Here comes the index funds and the hedge funds on the return to the “anti-dollar” move.
You will recall they all began a mass exodus beginning in July of last year that took many months to complete as they had built a massive long position across the entire gamut of commodity markets. Those long positions were as much a play on the weaker dollar as they were on a move to hard assets or tangibles as investors were fearful of the spectre of runaway inflation with the Dollar the probing new life time lows. That all came to a screeching halt as risk aversion and the need for cash to meet both redemption requests and margin calls resulted in a wholesale repatriation of funds from emerging markets abroad and a huge reversal in the Yen carry trade. We all know the results of that by now having watched it unfolding before our eyes – the Dollar embarked on a sharp move higher which sent commodity prices crashing alongside of equities as every single commodity market was crushed with not even gold being spared for a short season before it took on its historic safe haven role.
What we are now seeing continue this morning after beginning yesterday, are these same exact players who bailed out en masse, now returning en masse to the commodity markets as the long term implications of the Fed’s announcement becomes crystallized in the minds of investors world wide. The death knell of the US Dollar was just rung by Bernanke and company – we wonder how many heard it. Their action guarantees that the US will experience at some point in the not-too-distant future soaring inflation with the increasing likelihood of a hyperinflationary event following. Think about what they announced and sweep aside all the high-sounding phrases and flowery rhetoric – they are going to create in excess of US $1 trillion out of thin air and buy US debt . This is the very monetization that we have been predicting they would be forced to resort to but which we were somehow hoping could be avoided for the sake of our nation’s future.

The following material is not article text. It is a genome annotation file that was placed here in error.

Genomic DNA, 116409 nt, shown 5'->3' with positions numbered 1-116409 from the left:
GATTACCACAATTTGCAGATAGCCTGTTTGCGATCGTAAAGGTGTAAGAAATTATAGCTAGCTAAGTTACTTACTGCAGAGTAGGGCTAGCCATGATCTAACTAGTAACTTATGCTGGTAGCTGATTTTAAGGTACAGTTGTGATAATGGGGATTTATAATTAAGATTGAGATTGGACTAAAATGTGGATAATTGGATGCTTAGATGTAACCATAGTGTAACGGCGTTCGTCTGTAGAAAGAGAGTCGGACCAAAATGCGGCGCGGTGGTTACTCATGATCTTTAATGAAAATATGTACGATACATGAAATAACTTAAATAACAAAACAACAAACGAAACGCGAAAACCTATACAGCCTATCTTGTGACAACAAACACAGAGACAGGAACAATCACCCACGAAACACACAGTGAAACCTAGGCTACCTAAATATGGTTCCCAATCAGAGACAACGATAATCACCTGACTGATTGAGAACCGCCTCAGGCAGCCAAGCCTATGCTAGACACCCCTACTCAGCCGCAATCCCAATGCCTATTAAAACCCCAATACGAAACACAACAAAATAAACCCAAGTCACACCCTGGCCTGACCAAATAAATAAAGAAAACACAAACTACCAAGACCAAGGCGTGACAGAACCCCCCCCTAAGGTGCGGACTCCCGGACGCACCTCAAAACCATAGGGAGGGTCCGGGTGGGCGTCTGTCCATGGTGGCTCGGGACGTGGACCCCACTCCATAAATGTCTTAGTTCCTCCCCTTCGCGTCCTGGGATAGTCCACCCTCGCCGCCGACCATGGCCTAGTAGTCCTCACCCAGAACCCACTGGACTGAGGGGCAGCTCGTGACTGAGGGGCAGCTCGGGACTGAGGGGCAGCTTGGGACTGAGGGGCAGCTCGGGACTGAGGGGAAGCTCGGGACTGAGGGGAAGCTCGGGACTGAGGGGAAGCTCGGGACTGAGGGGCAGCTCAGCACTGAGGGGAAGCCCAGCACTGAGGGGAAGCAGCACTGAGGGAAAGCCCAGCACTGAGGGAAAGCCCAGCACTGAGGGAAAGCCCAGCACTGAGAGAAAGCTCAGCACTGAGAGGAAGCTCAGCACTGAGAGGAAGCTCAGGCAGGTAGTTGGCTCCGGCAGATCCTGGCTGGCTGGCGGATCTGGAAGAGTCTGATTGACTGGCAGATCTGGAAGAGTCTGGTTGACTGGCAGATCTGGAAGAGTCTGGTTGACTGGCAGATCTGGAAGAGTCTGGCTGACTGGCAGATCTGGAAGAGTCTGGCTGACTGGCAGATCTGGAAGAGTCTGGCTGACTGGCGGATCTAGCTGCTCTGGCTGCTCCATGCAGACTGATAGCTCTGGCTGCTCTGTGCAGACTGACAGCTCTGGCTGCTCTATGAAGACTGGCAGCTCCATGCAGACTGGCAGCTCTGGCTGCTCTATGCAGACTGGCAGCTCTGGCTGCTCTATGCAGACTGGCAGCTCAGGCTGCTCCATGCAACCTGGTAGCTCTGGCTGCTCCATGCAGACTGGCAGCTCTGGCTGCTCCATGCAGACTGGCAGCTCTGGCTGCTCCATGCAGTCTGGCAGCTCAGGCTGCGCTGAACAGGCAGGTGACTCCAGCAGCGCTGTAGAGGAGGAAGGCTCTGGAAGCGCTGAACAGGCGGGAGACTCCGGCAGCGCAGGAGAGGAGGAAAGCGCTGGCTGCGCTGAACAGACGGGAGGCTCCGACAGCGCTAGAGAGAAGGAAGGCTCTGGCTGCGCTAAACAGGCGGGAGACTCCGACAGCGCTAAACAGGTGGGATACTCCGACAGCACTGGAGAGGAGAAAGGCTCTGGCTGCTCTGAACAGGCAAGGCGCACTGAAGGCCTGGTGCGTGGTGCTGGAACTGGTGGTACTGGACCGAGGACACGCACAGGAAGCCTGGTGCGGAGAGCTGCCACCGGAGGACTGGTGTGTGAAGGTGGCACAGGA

The cards have been dealt and the Fed has shown its hand – with the US embarking on a spending spree that makes the word “orgy” too mild to describe it, they have decided to devalue the currency and debauch our Dollar. They have no other choice now short of defaulting on our debt obligations. I am not sure how this is going to go down with the Chinese who have become our largest holder of US debt but I would strongly suspect that the Chinese will move with even greater speed in their reserve diversification process. I also suspect that the recent chatter coming from several quarters about the need to have a new global reserve currency or some combination thereof is going to garner more earnestness. If the path which the Fed has chosen to follow were being implemented by any other nation on the face of this earth, the currency of that nation would immediately become practically worthless overnight. The only thing that allows the Fed to get away with this con is the fact that the Dollar is the global reserve currency. How do you think this is going to sit with other nations around the world? I am both sickened and angered by what these men, who were given a stewardship of our national currency, have done to us. As I have said many times before, I would much prefer to see a sound US economy, sound monetary policy, a balanced budget and responsible spending and taxing policies. Instead we have the worst of all possible worlds. All we can now do is to attempt to protect our wealth from the ravages that are going to be inflicted upon it. It is coming and nothing can avoid the consequences of this action.